Competition law: Access to facilities

By Richard Eccles


This article, written by partner Richard Eccles, was originally published on Competition Law Insight on 14 April 2015.

Two English High Court cases appear to signal a new approach in abuse of dominance cases involving a refusal to provide access to a facility.

Refusals by dominant undertakings to grant access to their facilities have often been assessed by reference to the essential facilities case law, especially where the party seeking access is, or would be, a new customer. The European Commission applied so-called “essential facility” principles in cases concerning access to ports and airport infrastructure in the 1990s, and article 102 of the treaty on the functioning of the EU has also been applied so as to mandate access under article 102 TFEU to other facilities (such as rail networks and the gas pipelines) in certain subsequent cases.

The Commission applied the essential facilities principle on the basis that an undertaking that is dominant in the provision of an essential facility which it uses in a downstream market will abuse that dominance where it refuses other companies access to that facility or grants them access only on terms less favourable than those which it provides to its own services or affiliates (without objective justification). The 1998 judgment of the European Court of Justice (ECJ) in Bronner v Mediaprint emphasised the need for the facility to be indispensable for competition in the downstream market in order for access to be mandated. Essential facilities principles also underlay the Commission’s decisions and ECJ judgments on refusal to license intellectual property rights in the Magill and IMS Health cases and the subsequent Commission’s decision and the European General Court judgment in Microsoft (withholding of interoperability information). However, those cases are outside the scope of this article. 

Two cases in the High Court on the grant of access to airport-based facilities have helped clarify the application of article 102 or Chapter II, Competition Act 1998 to the withholding of access to a facility or of equivalent access to that granted to the dominant undertaking’s airport facilities. These cases are Purple Parking Ltd v Heathrow Airport Ltd (decided in 2011) and Arriva The Shires Ltd v London Luton Airport Operations Ltd (decided in 2014). In each case, the dominant entity was not itself active in the relevant downstream market, the facility in question was not categorised in the judgment as an “essential facility”, and there was held to be an abuse of dominance using the concept of discrimination between competing operators in the downstream market. The effect appears to be to broaden the basis for finding an abuse of dominance in cases of a refusal to provide access to a facility.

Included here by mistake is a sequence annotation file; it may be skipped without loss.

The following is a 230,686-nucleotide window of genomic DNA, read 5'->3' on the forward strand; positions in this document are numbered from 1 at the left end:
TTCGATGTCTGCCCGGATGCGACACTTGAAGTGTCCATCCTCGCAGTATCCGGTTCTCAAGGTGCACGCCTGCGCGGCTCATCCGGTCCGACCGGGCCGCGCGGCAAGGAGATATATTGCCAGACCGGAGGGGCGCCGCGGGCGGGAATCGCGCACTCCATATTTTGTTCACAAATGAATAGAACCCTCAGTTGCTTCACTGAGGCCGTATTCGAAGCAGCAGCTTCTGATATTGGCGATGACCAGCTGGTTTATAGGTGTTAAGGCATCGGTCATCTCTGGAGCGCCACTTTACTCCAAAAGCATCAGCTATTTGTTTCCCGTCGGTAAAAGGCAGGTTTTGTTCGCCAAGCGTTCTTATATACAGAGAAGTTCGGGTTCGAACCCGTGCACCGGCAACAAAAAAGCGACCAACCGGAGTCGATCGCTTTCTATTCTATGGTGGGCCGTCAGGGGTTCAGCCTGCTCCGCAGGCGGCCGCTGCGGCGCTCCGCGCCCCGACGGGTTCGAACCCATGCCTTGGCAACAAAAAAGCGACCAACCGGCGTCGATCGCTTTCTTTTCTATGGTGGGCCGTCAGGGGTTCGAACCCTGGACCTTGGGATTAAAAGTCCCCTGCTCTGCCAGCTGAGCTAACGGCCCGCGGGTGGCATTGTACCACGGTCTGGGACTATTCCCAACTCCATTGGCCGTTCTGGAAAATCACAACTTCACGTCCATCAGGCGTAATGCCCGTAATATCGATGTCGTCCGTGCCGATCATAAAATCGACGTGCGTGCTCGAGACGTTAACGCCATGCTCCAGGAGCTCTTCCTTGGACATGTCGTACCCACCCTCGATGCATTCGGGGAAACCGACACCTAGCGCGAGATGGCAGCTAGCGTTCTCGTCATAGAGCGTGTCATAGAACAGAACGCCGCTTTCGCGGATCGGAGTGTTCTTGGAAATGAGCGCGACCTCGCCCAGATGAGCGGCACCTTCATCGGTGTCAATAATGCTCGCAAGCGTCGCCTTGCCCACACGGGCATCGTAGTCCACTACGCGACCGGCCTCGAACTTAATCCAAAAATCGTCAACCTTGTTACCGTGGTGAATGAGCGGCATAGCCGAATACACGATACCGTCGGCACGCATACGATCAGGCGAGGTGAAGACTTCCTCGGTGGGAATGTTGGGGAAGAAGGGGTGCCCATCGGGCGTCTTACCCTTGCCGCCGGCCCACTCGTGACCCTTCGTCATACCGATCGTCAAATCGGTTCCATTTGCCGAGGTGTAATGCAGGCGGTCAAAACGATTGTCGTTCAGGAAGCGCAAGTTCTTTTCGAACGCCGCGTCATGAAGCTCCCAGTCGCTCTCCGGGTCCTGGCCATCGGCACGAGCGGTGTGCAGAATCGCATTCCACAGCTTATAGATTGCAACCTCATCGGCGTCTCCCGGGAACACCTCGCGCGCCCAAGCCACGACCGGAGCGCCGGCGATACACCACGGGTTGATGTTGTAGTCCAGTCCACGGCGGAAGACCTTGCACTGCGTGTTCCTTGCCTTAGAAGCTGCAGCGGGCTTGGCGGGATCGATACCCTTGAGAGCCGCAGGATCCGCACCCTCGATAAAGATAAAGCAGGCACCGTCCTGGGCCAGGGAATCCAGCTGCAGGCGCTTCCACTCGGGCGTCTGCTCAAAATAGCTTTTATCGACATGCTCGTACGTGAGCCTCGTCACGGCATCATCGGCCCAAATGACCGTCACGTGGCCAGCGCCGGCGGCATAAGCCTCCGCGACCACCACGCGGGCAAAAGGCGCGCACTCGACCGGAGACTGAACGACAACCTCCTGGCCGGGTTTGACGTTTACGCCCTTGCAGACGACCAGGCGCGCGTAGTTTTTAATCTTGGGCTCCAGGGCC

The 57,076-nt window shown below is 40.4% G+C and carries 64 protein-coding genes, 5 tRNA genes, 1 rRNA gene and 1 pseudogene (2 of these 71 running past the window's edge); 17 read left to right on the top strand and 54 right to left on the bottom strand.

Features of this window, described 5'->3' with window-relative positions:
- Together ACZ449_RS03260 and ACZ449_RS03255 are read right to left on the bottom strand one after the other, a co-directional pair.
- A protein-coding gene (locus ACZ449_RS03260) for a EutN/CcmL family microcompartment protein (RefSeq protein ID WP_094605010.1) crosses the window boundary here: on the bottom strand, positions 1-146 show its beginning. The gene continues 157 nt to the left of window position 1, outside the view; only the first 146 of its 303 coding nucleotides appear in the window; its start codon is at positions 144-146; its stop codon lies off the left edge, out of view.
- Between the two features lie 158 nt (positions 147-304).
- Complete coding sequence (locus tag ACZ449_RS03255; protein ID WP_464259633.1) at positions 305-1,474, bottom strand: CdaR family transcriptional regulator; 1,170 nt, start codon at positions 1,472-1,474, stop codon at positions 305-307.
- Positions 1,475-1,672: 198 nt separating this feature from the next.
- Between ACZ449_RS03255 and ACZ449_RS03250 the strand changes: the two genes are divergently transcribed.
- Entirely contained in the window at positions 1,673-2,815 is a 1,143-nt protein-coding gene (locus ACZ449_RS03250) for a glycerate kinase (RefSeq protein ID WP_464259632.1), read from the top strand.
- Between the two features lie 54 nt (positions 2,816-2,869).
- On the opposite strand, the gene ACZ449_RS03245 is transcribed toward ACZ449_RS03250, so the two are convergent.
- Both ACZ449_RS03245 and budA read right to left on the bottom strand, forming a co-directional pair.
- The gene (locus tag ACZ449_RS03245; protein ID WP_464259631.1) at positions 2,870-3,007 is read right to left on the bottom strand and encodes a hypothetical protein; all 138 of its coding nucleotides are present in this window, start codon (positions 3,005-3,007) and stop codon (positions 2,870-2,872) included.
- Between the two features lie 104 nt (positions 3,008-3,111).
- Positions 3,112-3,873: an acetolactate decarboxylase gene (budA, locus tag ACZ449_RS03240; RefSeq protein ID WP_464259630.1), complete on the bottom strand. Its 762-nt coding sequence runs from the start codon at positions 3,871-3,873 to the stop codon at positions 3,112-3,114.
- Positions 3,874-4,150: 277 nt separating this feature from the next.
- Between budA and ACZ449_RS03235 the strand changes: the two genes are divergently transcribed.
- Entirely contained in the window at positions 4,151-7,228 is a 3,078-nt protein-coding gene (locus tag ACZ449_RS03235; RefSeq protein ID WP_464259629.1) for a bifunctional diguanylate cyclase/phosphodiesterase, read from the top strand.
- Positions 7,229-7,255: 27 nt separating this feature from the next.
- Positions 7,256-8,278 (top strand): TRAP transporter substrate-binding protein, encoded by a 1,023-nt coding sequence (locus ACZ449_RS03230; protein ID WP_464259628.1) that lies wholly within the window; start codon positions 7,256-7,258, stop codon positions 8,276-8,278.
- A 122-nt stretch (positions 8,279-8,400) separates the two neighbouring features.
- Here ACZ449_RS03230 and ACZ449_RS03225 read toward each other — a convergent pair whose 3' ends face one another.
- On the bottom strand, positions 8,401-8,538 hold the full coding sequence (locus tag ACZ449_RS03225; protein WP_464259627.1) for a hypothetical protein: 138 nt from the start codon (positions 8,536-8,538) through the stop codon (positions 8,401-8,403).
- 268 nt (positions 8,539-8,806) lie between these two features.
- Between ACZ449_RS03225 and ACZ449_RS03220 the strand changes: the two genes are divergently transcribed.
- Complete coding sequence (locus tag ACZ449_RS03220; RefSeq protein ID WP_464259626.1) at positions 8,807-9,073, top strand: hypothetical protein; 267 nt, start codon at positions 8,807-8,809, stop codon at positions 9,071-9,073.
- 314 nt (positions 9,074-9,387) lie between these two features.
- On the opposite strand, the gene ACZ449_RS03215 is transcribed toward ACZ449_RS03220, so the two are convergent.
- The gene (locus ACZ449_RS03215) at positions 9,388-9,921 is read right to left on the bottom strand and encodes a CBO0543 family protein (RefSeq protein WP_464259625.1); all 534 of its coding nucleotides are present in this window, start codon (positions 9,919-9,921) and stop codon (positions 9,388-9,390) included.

Commission decisions on essential facilities

Essential facilities principles were first applied by the Commission in its interim measures decision in 1992 in Sealink / B&I – Holyhead. Based on a narrow construction of the upstream market as the provision of port facilities for a specific transport route to Ireland, as opposed to a broader definition of sea crossings between Great Britain and Ireland, Sealink as operator of the Holyhead port was considered to have abused its dominant position by refusing access to the competing ferry operator, B&I, to operate a ferry service between Holyhead and Ireland. This service would have competed with the ferry service that Sealink operated on the route. Sealink was ordered to change its ferry schedules at Holyhead port to allow B&I’s services to be accommodated there. Such principles were also applied in further decisions in 1993 in Sea Containers/Stena Sealink and in the Port of Rodby case. In its Flughafen Frankfurt/Main AG decision in 1998, the Commission found Frankfurt airport to have abused a dominant position by denying third-party ground handlers access to ramp facilities, thereby reserving for itself the market for the provision of ramp-handling services at Frankfurt airport. Frankfurt airport was found to have extended its dominant position on the market for the provision of airport landing and take-off facilities to the neighbouring but separate market for ramp-handling services.

In its interim measures decision in the Irish Continental Group/ CCI Morlaix case, the Commission went further and required CCI Morlaix, as owner of the port of Roscoff, to take the necessary steps to allow Irish Continental to use the port for its ferry services, even though CCI Morlaix was not itself active in the relevant downstream transport market. The decision was again based on a narrow market definition, concerning ferry services between Brittany and Ireland, Roscoff being considered the only port capable of providing adequate port facilities in France for such ferry services. CCI Morlaix’s position had in effect resulted in a monopoly for Brittany Ferries. The Commission stated it was a factor that CCI Morlaix was largely responsible for Irish Continental being led to believe that it could begin operations at Roscoff. Nonetheless, the fact that CCI Morlaix was not itself active on the downstream market was a factor in the Luton Airport judgment, to which we shall return.